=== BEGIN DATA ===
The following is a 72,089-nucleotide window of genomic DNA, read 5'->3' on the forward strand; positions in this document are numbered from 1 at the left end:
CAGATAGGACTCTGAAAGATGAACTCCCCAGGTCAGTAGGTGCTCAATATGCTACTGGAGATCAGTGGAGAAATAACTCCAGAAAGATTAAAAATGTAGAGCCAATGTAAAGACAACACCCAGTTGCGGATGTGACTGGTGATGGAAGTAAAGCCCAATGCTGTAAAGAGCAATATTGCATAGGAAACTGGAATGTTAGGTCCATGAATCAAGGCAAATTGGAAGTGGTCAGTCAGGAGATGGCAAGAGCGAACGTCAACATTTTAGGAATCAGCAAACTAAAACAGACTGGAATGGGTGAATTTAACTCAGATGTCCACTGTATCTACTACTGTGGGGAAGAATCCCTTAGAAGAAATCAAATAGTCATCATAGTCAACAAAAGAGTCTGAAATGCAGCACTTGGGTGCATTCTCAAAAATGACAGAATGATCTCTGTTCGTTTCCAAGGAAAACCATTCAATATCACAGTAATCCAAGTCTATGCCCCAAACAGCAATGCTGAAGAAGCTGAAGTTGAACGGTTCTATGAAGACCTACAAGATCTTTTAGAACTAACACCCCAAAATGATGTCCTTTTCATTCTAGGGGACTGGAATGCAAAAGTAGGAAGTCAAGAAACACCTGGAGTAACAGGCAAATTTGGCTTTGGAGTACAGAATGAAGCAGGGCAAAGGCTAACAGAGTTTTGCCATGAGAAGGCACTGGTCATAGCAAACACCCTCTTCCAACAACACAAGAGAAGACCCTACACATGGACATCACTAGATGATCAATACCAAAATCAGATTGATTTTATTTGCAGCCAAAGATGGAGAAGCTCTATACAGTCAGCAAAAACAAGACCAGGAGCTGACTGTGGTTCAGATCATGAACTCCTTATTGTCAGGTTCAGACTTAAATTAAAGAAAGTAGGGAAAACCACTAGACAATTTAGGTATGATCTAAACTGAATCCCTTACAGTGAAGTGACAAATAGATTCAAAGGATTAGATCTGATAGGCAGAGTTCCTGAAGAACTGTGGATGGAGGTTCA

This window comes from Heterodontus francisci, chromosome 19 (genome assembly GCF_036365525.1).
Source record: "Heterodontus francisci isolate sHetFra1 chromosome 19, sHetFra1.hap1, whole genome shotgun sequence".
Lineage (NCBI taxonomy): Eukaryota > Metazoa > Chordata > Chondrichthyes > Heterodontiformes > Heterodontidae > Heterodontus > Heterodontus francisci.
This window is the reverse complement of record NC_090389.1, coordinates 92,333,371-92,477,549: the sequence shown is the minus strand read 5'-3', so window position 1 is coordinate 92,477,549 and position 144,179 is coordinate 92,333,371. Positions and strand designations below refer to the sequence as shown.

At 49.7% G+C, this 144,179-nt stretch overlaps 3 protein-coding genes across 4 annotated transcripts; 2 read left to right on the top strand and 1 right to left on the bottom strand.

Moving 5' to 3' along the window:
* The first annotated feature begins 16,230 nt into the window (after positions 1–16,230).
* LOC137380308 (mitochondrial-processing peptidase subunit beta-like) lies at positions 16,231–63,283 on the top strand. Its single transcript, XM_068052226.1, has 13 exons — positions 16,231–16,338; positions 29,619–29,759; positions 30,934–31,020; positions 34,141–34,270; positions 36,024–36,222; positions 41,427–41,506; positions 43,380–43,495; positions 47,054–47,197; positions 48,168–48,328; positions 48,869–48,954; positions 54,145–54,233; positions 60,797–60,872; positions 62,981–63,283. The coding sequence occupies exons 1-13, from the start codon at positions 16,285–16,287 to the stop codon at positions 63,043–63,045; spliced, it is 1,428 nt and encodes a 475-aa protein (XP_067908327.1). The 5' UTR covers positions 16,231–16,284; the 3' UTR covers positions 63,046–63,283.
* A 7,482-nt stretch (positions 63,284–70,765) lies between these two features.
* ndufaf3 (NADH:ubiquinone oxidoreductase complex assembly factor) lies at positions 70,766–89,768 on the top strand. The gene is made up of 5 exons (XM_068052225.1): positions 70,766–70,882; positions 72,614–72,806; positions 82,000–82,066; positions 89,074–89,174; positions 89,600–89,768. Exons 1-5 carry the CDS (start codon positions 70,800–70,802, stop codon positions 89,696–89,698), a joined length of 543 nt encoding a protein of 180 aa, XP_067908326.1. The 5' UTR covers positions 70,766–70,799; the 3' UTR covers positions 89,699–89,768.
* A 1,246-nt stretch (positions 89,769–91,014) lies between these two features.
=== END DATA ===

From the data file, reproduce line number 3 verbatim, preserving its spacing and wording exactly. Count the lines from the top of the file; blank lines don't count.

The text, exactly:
This window comes from Heterodontus francisci, chromosome 19 (genome assembly GCF_036365525.1).